Mission and Vision

Mission and Vision

The bART Center for Music’s goals are to reach as many people in the community through an exceptional, affordable music education.


Mission

The mission of The bART Center for Music is to promote access and excellence in music education. However, The bART provides music education like no other arts organization in the Tulsa community. We strive to provide high quality exposure to musical instruments, the exquisite craft of playing, and a broad view of music’s essential value in the world–to train a child’s mind to process information, organize thoughts, and think critically about the knowledge he or she acquires in life, and experience the satisfaction and joy that comes from playing and listening to music.

Vision

The bART Center for Music vision is to awaken the musician residing within each of us regardless of age, musical ability, ethnic origin, disability, or inability to pay. We strive to serve a multi-age audience of diversity and transformation while conveying the beauty, expression, and joy of music.

Core Value

Exposure to music is a critical part of a complete education. Music and all other art disciplines provide children with different and alternative ways to develop skills, process information, and express and organize their own knowledge.

Goals

The bART Center for Music goals are to reach as many people in the community through an exceptional education in music. Our goals take a number of avenues to provide music education as broadly as possible. The bART Center for Music with two in-house divisions, the Music School and the Barthelmes Conservatory, and the Outreach Instrument Programs in Tulsa Area Schools serve more than 350 students weekly.

  • The bART Center strives to provide superior music education to enhance quality of lives and to promote aesthetic, musical, emotional and creative potentials regardless of ability and age. The Music School division is non-selective, flexible to scheduling, and designed for community members of all ages who desire to pursue music education for personal enrichment and cognitive development.
  • The Barthelmes Conservatory aims to promote artistic and academic excellence and to prepare musicians of the highest quality. It serves students who display the potential to pursue music as a professional career. Its programs are structured and intensive–modeled after the Russian Music Conservatory method, which focuses on hand technique, musical expression and the development of musicality, performance skills, and a deep understanding of music theory and history. Students at the Conservatory receive scholarships. Toward the end of each two-semester academic year, students and faculty participate in closed concert assessments and evaluation and public Open Concerts.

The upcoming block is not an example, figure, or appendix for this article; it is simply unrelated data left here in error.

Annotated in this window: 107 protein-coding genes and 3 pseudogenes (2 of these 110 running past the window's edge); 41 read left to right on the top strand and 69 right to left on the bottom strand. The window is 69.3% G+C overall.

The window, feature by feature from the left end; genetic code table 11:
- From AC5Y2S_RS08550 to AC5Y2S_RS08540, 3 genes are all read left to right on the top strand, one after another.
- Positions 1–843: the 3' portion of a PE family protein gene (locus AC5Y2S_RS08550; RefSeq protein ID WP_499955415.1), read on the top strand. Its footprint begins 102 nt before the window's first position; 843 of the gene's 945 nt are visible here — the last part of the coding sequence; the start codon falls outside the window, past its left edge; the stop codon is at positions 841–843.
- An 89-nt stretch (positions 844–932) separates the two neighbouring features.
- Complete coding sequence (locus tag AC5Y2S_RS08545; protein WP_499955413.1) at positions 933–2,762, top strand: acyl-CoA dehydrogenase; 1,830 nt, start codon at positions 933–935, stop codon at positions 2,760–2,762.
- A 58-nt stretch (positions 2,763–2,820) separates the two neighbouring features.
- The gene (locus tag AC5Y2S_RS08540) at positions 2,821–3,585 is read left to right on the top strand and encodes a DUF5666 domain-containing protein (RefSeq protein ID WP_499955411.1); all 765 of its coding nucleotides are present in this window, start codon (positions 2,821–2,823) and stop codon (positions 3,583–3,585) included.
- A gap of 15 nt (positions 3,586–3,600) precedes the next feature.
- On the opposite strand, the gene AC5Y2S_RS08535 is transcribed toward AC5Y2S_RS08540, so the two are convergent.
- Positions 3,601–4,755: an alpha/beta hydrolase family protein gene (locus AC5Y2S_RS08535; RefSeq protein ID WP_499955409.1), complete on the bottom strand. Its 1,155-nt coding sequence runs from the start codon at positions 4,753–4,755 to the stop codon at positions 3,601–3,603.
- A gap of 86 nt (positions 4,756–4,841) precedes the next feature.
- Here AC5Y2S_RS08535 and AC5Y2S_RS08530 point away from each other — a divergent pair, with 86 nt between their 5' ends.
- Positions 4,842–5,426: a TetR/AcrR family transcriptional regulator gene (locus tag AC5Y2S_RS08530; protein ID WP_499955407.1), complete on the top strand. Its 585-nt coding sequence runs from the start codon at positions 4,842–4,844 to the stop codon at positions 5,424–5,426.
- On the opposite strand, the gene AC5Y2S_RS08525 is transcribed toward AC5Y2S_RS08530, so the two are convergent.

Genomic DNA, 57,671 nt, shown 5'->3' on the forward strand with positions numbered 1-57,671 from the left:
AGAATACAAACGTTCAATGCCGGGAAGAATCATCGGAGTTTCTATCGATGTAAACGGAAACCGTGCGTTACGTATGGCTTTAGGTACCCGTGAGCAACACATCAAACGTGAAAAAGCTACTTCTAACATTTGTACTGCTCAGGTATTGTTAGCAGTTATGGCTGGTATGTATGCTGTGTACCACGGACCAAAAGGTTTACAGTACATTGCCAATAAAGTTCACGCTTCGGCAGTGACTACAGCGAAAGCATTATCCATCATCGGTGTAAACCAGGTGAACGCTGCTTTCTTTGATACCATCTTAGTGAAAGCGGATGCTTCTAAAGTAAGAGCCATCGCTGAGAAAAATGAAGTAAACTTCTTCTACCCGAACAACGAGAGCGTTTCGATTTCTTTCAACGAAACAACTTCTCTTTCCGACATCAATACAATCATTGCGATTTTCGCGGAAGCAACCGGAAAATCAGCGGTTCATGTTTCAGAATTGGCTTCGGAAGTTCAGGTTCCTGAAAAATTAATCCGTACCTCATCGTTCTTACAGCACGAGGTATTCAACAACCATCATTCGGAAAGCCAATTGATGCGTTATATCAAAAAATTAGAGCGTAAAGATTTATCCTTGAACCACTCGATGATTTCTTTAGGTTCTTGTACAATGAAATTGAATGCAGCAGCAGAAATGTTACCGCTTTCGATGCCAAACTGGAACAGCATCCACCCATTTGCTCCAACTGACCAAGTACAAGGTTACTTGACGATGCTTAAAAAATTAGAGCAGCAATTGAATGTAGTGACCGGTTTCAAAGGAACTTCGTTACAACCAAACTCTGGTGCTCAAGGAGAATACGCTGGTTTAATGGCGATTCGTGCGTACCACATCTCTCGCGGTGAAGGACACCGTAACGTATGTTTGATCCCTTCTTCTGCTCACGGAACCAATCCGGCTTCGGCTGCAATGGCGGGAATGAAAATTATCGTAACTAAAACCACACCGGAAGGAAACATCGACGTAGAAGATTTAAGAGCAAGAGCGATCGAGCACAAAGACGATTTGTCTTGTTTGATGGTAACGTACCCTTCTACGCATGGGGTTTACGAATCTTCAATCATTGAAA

• The Outreach Programs in the Tulsa Public Schools put the bART in direct contact with students, teachers, parents, administrators and their respective communities in several public schools: Bovers, Remington, McKinley, Academy Central, Robertson, and Clinton. The bART provides violin, viola, cello, guitar, and world percussion instruction to hundreds of school children from diverse ethnic and socioeconomic backgrounds. Through these programs, the bART maintains strong personal contact with Tulsa Public Schools. The bART partners with schools which fall into the 91-99 percentile for free-and-reduced lunch programs (an indicator of economic disadvantage). The programs have been revised over time and continue to refine the essential elements necessary to promote true and sustainable transformation of music educational practices. These choices translate to quality of life and cognitive improvement for children and families who may be underserved.
  • Education data on more that 25,000 secondary students reveals that students who report consistent high levels of involvement in instrumental music over the middle and high school years show “significantly higher levels of mathematics proficiency by grade 12.”

    [quote]
    – Source: Catterall, James S., Richard Chapleau, and John Iwanaga. “Involvement in the Arts and Human Development: General Involvement and Intensive Involvement in Music and Theatre Arts,” 1999 Retrieved December 13, 2011 from the NAMM Foundation Web site. [/quote]